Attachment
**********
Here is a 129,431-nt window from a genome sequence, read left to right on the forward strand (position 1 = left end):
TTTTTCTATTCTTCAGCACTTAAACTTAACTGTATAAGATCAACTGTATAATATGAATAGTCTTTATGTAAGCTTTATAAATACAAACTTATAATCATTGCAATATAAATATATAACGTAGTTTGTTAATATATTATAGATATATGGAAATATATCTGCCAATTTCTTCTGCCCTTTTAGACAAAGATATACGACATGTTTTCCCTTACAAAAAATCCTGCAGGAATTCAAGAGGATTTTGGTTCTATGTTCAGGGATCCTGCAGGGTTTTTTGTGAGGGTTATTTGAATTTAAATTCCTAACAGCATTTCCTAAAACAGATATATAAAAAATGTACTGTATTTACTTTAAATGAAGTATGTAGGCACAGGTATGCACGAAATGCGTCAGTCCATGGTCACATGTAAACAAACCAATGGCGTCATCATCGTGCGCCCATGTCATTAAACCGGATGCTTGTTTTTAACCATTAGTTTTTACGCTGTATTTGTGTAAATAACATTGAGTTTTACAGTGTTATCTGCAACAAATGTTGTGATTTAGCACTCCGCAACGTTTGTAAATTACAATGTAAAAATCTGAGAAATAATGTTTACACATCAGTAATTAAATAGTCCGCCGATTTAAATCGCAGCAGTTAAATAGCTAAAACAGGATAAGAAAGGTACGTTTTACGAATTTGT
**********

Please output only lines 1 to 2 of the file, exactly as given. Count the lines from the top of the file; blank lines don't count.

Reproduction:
Here is a 129,431-nt window from a genome sequence, read left to right on the forward strand (position 1 = left end):
TTTTTCTATTCTTCAGCACTTAAACTTAACTGTATAAGATCAACTGTATAATATGAATAGTCTTTATGTAAGCTTTATAAATACAAACTTATAATCATTGCAATATAAATATATAACGTAGTTTGTTAATATATTATAGATATATGGAAATATATCTGCCAATTTCTTCTGCCCTTTTAGACAAAGATATACGACATGTTTTCCCTTACAAAAAATCCTGCAGGAATTCAAGAGGATTTTGGTTCTATGTTCAGGGATCCTGCAGGGTTTTTTGTGAGGGTTATTTGAATTTAAATTCCTAACAGCATTTCCTAAAACAGATATATAAAAAATGTACTGTATTTACTTTAAATGAAGTATGTAGGCACAGGTATGCACGAAATGCGTCAGTCCATGGTCACATGTAAACAAACCAATGGCGTCATCATCGTGCGCCCATGTCATTAAACCGGATGCTTGTTTTTAACCATTAGTTTTTACGCTGTATTTGTGTAAATAACATTGAGTTTTACAGTGTTATCTGCAACAAATGTTGTGATTTAGCACTCCGCAACGTTTGTAAATTACAATGTAAAAATCTGAGAAATAATGTTTACACATCAGTAATTAAATAGTCCGCCGATTTAAATCGCAGCAGTTAAATAGCTAAAACAGGATAAGAAAGGTACGTTTTACGAATTTGT